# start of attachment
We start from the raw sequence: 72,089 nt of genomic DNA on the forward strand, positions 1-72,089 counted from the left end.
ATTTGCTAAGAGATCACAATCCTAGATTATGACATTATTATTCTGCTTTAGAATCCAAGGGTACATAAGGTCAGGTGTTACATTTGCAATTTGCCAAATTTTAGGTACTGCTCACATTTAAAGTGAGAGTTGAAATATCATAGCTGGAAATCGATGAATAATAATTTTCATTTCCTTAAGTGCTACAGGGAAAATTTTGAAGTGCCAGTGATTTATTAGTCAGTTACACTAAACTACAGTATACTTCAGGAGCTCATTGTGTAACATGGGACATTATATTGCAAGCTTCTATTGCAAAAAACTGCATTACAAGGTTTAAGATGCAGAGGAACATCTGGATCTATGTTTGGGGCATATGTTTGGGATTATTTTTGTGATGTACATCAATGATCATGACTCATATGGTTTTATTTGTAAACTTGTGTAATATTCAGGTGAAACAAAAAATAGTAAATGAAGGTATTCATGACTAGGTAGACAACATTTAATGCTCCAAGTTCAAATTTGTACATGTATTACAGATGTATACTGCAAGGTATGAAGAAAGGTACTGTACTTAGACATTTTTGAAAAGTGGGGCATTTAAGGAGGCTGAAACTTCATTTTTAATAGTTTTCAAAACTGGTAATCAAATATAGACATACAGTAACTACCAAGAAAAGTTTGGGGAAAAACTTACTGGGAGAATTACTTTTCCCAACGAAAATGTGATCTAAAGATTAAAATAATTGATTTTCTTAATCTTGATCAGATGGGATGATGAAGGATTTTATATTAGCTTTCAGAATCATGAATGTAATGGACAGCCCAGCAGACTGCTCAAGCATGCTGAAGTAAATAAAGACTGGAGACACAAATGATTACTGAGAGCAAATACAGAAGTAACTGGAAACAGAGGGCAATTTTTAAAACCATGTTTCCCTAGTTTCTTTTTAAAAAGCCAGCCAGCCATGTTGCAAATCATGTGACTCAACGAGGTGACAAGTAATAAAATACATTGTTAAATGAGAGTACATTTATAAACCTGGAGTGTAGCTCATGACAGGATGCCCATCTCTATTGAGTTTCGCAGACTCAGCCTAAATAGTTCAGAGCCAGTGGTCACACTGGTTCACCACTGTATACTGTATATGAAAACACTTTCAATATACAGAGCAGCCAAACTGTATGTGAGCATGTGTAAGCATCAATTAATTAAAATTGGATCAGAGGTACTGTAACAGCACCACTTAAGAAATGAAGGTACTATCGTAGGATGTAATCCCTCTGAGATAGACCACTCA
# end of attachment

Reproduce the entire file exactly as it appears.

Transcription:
We start from the raw sequence: 72,089 nt of genomic DNA on the forward strand, positions 1-72,089 counted from the left end.
ATTTGCTAAGAGATCACAATCCTAGATTATGACATTATTATTCTGCTTTAGAATCCAAGGGTACATAAGGTCAGGTGTTACATTTGCAATTTGCCAAATTTTAGGTACTGCTCACATTTAAAGTGAGAGTTGAAATATCATAGCTGGAAATCGATGAATAATAATTTTCATTTCCTTAAGTGCTACAGGGAAAATTTTGAAGTGCCAGTGATTTATTAGTCAGTTACACTAAACTACAGTATACTTCAGGAGCTCATTGTGTAACATGGGACATTATATTGCAAGCTTCTATTGCAAAAAACTGCATTACAAGGTTTAAGATGCAGAGGAACATCTGGATCTATGTTTGGGGCATATGTTTGGGATTATTTTTGTGATGTACATCAATGATCATGACTCATATGGTTTTATTTGTAAACTTGTGTAATATTCAGGTGAAACAAAAAATAGTAAATGAAGGTATTCATGACTAGGTAGACAACATTTAATGCTCCAAGTTCAAATTTGTACATGTATTACAGATGTATACTGCAAGGTATGAAGAAAGGTACTGTACTTAGACATTTTTGAAAAGTGGGGCATTTAAGGAGGCTGAAACTTCATTTTTAATAGTTTTCAAAACTGGTAATCAAATATAGACATACAGTAACTACCAAGAAAAGTTTGGGGAAAAACTTACTGGGAGAATTACTTTTCCCAACGAAAATGTGATCTAAAGATTAAAATAATTGATTTTCTTAATCTTGATCAGATGGGATGATGAAGGATTTTATATTAGCTTTCAGAATCATGAATGTAATGGACAGCCCAGCAGACTGCTCAAGCATGCTGAAGTAAATAAAGACTGGAGACACAAATGATTACTGAGAGCAAATACAGAAGTAACTGGAAACAGAGGGCAATTTTTAAAACCATGTTTCCCTAGTTTCTTTTTAAAAAGCCAGCCAGCCATGTTGCAAATCATGTGACTCAACGAGGTGACAAGTAATAAAATACATTGTTAAATGAGAGTACATTTATAAACCTGGAGTGTAGCTCATGACAGGATGCCCATCTCTATTGAGTTTCGCAGACTCAGCCTAAATAGTTCAGAGCCAGTGGTCACACTGGTTCACCACTGTATACTGTATATGAAAACACTTTCAATATACAGAGCAGCCAAACTGTATGTGAGCATGTGTAAGCATCAATTAATTAAAATTGGATCAGAGGTACTGTAACAGCACCACTTAAGAAATGAAGGTACTATCGTAGGATGTAATCCCTCTGAGATAGACCACTCA